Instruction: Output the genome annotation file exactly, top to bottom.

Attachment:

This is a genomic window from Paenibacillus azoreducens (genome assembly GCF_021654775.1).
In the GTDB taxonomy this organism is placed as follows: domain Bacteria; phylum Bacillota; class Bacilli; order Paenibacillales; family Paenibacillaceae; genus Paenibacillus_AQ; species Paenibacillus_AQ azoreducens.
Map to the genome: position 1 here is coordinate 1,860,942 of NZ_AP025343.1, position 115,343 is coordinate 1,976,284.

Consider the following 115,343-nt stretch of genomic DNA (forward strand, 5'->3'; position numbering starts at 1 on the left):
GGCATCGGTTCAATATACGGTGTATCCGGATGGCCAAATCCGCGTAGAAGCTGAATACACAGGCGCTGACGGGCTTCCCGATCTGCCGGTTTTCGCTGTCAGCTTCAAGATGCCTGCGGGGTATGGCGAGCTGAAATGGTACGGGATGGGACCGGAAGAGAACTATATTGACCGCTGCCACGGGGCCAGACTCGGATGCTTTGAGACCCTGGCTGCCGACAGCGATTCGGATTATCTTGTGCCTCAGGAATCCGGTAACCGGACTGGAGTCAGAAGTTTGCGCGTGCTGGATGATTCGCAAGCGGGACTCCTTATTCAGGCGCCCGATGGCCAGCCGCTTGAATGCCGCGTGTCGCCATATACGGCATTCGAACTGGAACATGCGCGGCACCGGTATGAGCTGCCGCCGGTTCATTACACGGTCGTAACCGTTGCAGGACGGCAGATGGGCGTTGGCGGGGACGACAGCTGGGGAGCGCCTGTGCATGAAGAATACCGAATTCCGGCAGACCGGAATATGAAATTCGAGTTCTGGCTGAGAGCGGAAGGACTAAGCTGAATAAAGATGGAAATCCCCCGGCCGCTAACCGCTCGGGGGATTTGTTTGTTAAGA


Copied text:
This is a genomic window from Paenibacillus azoreducens (genome assembly GCF_021654775.1).
In the GTDB taxonomy this organism is placed as follows: domain Bacteria; phylum Bacillota; class Bacilli; order Paenibacillales; family Paenibacillaceae; genus Paenibacillus_AQ; species Paenibacillus_AQ azoreducens.
Map to the genome: position 1 here is coordinate 1,860,942 of NZ_AP025343.1, position 115,343 is coordinate 1,976,284.

Consider the following 115,343-nt stretch of genomic DNA (forward strand, 5'->3'; position numbering starts at 1 on the left):
GGCATCGGTTCAATATACGGTGTATCCGGATGGCCAAATCCGCGTAGAAGCTGAATACACAGGCGCTGACGGGCTTCCCGATCTGCCGGTTTTCGCTGTCAGCTTCAAGATGCCTGCGGGGTATGGCGAGCTGAAATGGTACGGGATGGGACCGGAAGAGAACTATATTGACCGCTGCCACGGGGCCAGACTCGGATGCTTTGAGACCCTGGCTGCCGACAGCGATTCGGATTATCTTGTGCCTCAGGAATCCGGTAACCGGACTGGAGTCAGAAGTTTGCGCGTGCTGGATGATTCGCAAGCGGGACTCCTTATTCAGGCGCCCGATGGCCAGCCGCTTGAATGCCGCGTGTCGCCATATACGGCATTCGAACTGGAACATGCGCGGCACCGGTATGAGCTGCCGCCGGTTCATTACACGGTCGTAACCGTTGCAGGACGGCAGATGGGCGTTGGCGGGGACGACAGCTGGGGAGCGCCTGTGCATGAAGAATACCGAATTCCGGCAGACCGGAATATGAAATTCGAGTTCTGGCTGAGAGCGGAAGGACTAAGCTGAATAAAGATGGAAATCCCCCGGCCGCTAACCGCTCGGGGGATTTGTTTGTTAAGA